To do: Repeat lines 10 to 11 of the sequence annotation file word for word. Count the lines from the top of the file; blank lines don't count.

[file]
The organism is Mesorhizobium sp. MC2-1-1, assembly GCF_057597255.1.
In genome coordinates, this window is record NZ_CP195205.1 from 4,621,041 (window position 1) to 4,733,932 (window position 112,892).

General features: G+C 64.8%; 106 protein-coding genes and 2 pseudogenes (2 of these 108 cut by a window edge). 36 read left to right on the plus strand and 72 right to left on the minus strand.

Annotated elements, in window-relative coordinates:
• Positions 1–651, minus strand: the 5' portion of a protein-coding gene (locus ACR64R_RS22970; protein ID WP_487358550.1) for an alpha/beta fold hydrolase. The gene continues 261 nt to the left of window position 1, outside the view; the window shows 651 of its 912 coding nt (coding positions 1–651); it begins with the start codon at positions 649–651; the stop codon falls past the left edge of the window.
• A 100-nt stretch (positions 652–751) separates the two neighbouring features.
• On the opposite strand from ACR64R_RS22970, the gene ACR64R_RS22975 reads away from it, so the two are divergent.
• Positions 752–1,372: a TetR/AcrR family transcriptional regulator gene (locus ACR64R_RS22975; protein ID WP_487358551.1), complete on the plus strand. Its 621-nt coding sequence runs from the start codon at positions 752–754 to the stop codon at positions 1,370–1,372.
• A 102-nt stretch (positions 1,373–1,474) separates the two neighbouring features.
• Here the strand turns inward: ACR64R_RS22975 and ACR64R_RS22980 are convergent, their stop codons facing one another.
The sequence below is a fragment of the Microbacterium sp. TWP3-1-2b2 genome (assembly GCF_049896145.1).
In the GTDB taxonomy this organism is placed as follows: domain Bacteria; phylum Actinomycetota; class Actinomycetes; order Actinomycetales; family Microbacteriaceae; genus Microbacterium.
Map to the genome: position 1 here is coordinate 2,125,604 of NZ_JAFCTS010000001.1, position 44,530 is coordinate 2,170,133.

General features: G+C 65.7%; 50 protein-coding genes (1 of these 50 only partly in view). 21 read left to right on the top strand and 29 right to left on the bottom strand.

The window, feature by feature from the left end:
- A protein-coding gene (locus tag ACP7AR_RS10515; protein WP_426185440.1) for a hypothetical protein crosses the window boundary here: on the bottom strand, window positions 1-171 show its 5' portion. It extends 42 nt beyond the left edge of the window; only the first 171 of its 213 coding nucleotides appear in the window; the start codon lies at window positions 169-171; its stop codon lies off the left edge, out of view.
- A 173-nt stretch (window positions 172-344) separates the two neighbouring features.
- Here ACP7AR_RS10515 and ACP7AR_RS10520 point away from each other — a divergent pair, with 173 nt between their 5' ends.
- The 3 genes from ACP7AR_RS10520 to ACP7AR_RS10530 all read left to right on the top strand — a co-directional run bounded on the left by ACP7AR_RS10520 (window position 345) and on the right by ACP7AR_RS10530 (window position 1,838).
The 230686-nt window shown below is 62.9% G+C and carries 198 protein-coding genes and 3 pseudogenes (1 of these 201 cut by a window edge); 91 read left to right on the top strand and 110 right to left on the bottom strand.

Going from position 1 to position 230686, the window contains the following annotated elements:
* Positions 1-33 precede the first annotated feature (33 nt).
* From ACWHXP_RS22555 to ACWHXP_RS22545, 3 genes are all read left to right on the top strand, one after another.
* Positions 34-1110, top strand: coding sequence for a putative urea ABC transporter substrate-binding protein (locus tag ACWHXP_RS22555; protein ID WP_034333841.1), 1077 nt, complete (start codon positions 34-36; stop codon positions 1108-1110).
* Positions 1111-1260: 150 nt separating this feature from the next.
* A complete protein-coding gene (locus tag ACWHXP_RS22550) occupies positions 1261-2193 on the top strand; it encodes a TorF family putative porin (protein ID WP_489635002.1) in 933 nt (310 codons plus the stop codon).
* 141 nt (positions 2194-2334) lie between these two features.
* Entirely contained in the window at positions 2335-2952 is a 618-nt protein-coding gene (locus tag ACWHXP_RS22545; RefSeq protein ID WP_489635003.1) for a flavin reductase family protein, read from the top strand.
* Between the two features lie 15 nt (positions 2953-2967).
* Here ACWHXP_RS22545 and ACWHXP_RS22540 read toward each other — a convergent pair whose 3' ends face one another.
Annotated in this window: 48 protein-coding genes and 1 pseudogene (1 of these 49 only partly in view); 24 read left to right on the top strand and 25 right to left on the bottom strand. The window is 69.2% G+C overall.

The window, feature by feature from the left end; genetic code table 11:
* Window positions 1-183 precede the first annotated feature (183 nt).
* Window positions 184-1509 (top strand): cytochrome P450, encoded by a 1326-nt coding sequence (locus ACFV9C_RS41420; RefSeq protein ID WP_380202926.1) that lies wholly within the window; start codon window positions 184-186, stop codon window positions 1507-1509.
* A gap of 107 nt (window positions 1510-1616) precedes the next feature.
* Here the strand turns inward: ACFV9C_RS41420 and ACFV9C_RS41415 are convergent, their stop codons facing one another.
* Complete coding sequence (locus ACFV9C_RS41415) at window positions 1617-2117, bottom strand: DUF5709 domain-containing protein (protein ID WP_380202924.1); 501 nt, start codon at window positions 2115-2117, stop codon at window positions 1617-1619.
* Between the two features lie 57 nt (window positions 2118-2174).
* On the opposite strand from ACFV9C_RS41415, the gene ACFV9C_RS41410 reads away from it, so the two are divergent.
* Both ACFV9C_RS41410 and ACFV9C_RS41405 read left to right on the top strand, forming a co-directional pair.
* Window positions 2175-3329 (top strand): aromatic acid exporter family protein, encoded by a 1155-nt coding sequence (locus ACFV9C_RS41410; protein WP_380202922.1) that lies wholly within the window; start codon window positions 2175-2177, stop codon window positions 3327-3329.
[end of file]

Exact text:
• Here the strand turns inward: ACR64R_RS22975 and ACR64R_RS22980 are convergent, their stop codons facing one another.
The sequence below is a fragment of the Microbacterium sp. TWP3-1-2b2 genome (assembly GCF_049896145.1).